Composer Duncan Sheik's voice is reduced to a whisper in "Whisper House."
Composer Duncan Sheik’s voice, which entered the world of stage tuners with a roar in 2004’s “Spring Awakening,” is reduced to a whisper in “Whisper House,” the somnolent chamber musical now world premiering at the Old Globe. Sheik’s sophomore slump doesn’t mean his vastly popular, Tony-winning debut was a fluke. But it does suggest he needs to peg his distinctive repertoire to a stronger story than the anemic narrative penned by collaborator Kyle Jarrow.
The premise — a young boy unwillingly plopped into a crusty female relative’s home during WWII — is amusingly the same as that of Neil Simon’s “Lost in Yonkers,” now playing next door in the Old Globe’s newly renovated arena space. But whereas Simon’s Grandma Kurnitz is genuinely terrifying, with humor and tension swirling around her, New England lighthouse keeper Miss Lilly (Mare Winningham) is drawn as a sluggishly one-dimensional curmudgeon whose detachment from the world at large seems to suit her fine.
Awaiting mom’s recovery from a breakdown after dad’s South Pacific death, nephew Christopher (A.J. Foggiano) is understandably alarmed when Lilly’s Japanese employee Yasuhiro (Arthur Acuna) starts poking around with a camera a mere three months after Pearl Harbor. More unnervingly, Christopher is the only one who can see the lighthouse’s two ghosts (David Poe, Holly Brook), though thesp’s blandness requires us to take his terror on faith.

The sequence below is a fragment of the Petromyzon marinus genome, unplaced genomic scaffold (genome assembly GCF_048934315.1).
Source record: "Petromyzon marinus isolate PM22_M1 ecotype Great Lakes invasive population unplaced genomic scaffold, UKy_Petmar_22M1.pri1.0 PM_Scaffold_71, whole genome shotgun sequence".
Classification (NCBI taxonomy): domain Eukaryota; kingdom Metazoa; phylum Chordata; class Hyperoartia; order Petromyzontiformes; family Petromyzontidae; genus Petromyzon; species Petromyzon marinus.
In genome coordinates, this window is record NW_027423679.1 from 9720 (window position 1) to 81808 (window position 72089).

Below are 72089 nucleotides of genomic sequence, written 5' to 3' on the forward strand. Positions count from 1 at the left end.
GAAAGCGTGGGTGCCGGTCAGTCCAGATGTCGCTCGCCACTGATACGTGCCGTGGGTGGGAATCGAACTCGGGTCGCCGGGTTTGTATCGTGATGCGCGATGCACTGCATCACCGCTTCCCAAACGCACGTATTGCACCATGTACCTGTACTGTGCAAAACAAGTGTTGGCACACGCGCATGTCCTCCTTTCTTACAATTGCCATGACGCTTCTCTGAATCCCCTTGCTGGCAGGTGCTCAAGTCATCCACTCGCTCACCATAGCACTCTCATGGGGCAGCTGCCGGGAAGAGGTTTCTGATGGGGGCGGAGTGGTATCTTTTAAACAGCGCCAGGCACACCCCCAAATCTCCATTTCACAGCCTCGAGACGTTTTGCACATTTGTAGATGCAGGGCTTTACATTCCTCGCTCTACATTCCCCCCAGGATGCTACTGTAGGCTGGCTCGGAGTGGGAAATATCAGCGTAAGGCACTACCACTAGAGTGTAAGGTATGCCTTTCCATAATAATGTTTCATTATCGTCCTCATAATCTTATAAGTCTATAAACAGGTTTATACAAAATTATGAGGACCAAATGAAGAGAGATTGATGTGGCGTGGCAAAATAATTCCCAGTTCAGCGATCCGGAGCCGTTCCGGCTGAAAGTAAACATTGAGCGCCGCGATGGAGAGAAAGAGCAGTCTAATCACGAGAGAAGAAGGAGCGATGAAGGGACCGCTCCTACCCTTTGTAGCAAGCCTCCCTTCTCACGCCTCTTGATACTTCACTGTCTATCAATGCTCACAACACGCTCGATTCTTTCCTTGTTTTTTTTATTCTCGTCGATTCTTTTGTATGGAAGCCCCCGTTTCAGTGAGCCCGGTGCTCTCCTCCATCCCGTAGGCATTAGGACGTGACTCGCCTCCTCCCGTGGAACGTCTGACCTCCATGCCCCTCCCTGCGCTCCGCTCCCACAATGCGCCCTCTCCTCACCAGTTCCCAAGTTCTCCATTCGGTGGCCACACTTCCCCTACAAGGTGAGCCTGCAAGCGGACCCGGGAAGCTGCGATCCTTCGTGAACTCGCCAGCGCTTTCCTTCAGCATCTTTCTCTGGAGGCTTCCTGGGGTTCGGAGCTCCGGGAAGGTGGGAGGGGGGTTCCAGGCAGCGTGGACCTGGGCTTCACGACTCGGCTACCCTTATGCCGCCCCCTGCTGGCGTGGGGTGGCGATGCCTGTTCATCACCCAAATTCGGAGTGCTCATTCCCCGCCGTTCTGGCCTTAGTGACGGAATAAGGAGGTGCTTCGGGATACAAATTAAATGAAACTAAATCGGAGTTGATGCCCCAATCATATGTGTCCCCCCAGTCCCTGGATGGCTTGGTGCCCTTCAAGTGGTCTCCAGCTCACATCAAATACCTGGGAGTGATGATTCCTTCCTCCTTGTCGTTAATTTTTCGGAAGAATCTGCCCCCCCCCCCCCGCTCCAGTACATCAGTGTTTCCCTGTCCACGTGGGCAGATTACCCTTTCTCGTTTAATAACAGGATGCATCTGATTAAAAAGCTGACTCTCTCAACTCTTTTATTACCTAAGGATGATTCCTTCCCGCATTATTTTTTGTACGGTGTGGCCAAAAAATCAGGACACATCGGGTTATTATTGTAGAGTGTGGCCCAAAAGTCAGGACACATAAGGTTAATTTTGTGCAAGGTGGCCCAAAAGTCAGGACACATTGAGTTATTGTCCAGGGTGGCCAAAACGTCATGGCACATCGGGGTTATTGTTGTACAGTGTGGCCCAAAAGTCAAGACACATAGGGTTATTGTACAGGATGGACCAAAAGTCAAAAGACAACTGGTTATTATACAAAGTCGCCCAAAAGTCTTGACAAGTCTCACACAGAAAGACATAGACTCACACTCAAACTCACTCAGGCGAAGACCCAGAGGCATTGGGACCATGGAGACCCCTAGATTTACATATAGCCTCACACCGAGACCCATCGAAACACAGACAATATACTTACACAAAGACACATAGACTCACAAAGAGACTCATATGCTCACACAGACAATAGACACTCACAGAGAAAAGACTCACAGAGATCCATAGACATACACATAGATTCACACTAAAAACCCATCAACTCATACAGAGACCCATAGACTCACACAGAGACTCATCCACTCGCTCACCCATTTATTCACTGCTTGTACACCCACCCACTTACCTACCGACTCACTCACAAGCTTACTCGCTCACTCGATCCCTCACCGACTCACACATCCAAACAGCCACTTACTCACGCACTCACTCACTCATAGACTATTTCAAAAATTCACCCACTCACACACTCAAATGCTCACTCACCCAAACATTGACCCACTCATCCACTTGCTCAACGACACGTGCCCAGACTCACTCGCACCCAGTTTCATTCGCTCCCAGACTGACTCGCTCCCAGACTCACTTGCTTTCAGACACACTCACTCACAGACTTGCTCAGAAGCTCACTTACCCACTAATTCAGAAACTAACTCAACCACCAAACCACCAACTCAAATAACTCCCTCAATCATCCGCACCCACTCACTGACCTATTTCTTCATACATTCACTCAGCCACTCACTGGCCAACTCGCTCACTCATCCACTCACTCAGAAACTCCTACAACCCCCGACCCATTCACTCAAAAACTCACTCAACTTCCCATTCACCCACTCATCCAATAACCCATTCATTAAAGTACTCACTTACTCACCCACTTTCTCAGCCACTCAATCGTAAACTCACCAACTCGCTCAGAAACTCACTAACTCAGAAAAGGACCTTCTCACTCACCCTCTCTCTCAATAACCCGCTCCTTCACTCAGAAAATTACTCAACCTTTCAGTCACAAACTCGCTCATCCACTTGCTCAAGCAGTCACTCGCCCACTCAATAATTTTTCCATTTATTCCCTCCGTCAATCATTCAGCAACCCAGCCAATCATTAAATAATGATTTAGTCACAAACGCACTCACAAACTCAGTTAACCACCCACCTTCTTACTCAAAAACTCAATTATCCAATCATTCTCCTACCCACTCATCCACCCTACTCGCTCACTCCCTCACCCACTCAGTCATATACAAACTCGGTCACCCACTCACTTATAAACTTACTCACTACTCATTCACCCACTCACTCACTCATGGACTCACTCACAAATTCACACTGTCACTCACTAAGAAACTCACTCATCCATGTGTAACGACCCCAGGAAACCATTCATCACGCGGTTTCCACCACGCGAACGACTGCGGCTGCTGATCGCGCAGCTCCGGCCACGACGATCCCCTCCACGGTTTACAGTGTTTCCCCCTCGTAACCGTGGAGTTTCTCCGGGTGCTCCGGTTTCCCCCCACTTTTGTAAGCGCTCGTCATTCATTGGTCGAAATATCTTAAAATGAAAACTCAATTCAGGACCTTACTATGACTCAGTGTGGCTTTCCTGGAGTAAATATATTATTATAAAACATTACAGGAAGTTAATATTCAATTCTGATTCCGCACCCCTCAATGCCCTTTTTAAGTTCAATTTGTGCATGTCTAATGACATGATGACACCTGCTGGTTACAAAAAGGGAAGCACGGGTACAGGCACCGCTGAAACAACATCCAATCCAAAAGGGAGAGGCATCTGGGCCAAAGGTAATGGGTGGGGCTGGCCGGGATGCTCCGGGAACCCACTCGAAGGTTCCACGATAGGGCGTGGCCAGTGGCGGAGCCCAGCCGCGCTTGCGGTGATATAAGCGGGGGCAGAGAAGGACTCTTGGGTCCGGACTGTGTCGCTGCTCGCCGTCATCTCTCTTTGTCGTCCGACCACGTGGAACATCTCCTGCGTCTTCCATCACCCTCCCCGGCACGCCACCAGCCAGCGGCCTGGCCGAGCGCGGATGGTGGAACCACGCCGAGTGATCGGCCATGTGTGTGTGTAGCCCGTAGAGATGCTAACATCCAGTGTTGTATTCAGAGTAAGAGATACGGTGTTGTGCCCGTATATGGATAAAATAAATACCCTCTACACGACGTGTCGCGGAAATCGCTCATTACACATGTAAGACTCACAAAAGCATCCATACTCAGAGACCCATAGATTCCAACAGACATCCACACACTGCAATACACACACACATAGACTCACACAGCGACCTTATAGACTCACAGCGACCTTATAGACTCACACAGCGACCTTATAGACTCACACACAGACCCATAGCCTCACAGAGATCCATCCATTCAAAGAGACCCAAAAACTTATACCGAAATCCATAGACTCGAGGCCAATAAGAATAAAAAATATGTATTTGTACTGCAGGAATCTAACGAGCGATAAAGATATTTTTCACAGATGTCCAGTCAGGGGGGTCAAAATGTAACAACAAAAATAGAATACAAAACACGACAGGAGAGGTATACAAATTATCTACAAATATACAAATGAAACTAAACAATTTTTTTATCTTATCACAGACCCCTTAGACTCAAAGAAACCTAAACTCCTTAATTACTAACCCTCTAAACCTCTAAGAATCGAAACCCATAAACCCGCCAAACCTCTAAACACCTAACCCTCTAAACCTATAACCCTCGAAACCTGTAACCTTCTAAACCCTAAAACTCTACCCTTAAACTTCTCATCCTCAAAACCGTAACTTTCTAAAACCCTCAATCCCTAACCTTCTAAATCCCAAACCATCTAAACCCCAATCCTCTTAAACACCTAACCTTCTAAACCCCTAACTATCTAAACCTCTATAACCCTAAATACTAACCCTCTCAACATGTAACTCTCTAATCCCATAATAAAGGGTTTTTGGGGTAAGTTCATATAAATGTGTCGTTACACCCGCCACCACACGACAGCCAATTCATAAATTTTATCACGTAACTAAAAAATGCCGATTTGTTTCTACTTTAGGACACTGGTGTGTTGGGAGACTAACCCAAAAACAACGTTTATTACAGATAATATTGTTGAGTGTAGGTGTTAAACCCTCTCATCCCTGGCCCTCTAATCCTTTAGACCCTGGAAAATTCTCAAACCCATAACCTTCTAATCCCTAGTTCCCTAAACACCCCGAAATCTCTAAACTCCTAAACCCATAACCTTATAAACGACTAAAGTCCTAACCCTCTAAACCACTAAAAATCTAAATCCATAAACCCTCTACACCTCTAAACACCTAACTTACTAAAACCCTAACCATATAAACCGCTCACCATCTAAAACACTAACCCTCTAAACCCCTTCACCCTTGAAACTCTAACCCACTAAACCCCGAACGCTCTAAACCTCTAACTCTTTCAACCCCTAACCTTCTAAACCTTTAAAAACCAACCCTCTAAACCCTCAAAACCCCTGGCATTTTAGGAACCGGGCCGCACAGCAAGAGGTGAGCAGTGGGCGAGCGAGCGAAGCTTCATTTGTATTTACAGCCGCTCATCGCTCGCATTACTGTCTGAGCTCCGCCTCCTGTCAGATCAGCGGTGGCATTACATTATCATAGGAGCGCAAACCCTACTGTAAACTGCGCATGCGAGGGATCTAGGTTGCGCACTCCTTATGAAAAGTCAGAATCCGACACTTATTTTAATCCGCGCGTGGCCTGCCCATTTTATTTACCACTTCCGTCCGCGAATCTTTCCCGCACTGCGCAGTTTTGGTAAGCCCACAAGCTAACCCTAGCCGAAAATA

Clad by Jenny Mannis in a top hat for him and bustier for her, Poe and Brook come across like Riff Raff and Magenta in “The Rocky Horror Show” minus the fun. Assigned 99% of the singing burden, these spectral survivors of a 1912 yacht disaster breathily deliver a string of ballads in Sheik’s signature mournful, near-rhymed (“broke on arrival / took off in style”; “storms do strike / keep up the fight”) vein.
As capably performed by Jason Hart and his upstage combo, there’s delicacy and melodic richness in the score’s mockery of human folly and assurances that it’s “Better to Be Dead.” But there’s considerable monotony as well, mostly because the ghosts show no particular reason to express themselves as they do. They’re little more than emcees, with minimal investment in the goings-on.
One yearns for something akin to a hard-driving anthem a la “The Bitch of Living” or “Totally Fucked” from Sheik’s first show, but this musical palette is all chilly blue, emo without high emotion. These lackadaisical ghosts seem in no more hurry to be released from their vaguely defined bondage than the living characters are driven to make anything happen.
As with rock ‘n’ roll’s intrusion on the 19th century in “Spring Awakening,” you either go with the absence of period melody and rhythm or you don’t. But why take the trouble to set a tuner in the first months of WWII if not to tap into the era’s urgency, energy, panic and, yes, exhilaration?
Instead, helmer Peter Askin sets his cast sleepwalking as if already war-weary, his staging lacking lightness or pacing variety. Meanwhile, toying with stock coming-of-age and brotherhood themes, librettist Jarrow contributes flavorless dialogue heavy on the exposition. Plot points are telegraphed and delivered with Western Union efficiency but not effect.
Michael Schweikardt’s three-tiered lighthouse interior is impressive but confusingly cluttered, and Matthew Richards’ lighting overdoes the fog effects and gloomy haze. Surprisingly, the towering beam of light is barely evident, with Jarrow’s plotting requiring it to be untheatrically extinguished at the climax.
Even an 11th-hour U-boat attack isn’t enough to raise “Whisper House” out of its torpor.